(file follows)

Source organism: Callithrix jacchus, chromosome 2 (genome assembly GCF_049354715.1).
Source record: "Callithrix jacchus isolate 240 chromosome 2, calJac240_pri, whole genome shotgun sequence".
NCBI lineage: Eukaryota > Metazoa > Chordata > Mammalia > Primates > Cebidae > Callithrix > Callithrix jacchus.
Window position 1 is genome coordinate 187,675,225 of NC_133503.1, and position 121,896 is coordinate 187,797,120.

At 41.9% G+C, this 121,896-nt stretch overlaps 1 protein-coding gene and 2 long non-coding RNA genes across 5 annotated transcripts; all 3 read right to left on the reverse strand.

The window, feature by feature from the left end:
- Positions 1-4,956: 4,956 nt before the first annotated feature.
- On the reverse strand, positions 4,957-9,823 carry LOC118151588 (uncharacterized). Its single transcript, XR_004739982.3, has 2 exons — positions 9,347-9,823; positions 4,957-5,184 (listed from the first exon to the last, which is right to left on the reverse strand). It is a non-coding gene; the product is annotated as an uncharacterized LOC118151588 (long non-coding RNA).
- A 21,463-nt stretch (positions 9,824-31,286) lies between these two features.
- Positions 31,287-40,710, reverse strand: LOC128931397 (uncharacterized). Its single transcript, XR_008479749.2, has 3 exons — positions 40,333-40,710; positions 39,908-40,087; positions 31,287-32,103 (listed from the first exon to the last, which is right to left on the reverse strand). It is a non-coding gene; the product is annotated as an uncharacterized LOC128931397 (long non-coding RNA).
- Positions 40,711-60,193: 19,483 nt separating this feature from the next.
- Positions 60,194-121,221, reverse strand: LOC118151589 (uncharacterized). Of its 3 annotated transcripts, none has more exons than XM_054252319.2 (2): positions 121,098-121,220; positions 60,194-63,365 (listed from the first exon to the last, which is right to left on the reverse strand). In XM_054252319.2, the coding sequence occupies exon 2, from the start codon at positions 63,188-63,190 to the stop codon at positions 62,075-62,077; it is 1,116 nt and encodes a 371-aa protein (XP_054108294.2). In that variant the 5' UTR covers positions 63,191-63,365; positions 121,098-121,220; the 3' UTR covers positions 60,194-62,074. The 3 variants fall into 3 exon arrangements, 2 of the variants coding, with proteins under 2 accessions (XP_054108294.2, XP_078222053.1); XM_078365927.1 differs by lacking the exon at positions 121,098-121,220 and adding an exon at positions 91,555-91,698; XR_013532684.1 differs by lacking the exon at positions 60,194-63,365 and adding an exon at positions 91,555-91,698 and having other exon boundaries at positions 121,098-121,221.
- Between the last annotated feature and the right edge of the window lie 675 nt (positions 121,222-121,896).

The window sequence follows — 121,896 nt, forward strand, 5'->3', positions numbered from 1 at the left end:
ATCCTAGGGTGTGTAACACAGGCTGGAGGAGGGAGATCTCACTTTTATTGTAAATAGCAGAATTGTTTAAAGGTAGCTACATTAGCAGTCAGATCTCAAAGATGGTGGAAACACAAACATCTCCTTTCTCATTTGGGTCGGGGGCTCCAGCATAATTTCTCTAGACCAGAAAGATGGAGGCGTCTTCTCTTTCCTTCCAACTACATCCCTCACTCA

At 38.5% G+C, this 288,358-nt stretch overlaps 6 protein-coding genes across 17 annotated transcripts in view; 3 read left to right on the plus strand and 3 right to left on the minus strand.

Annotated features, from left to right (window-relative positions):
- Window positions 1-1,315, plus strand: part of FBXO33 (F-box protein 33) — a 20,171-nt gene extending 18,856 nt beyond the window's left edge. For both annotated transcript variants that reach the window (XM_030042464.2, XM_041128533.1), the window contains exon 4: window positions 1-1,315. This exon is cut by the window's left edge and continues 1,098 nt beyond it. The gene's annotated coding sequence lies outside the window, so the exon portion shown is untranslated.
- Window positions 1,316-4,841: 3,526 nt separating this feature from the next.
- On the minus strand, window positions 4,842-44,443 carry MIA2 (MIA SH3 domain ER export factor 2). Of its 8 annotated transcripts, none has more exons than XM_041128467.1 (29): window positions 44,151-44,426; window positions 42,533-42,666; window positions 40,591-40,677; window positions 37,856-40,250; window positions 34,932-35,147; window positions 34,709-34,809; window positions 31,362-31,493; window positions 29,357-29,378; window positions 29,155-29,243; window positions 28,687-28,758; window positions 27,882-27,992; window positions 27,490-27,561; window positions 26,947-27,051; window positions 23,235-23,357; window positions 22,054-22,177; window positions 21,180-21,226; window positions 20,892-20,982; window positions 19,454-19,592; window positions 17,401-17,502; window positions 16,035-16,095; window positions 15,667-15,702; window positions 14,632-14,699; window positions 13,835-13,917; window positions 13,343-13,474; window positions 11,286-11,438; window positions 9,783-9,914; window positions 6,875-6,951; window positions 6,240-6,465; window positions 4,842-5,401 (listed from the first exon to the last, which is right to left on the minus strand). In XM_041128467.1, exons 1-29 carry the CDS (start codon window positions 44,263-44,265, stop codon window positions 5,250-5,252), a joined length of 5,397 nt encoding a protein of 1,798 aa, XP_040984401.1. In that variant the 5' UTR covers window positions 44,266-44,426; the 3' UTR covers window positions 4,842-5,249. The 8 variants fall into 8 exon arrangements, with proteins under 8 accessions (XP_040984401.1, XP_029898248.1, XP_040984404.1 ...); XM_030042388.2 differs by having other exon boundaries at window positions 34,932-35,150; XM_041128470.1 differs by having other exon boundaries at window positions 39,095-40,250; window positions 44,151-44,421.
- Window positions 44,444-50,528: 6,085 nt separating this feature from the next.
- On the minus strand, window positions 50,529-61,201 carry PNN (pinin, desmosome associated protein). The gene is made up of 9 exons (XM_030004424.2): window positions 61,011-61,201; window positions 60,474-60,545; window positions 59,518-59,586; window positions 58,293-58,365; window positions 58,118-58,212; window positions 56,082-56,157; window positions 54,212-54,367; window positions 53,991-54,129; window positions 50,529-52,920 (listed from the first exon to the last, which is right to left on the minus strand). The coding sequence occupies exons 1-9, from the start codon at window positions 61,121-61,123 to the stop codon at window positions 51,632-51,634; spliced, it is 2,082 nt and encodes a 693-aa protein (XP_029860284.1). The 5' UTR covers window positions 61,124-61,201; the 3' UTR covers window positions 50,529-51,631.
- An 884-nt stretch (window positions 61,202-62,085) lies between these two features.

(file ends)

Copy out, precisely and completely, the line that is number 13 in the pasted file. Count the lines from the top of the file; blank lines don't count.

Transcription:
- Between the last annotated feature and the right edge of the window lie 675 nt (positions 121,222-121,896).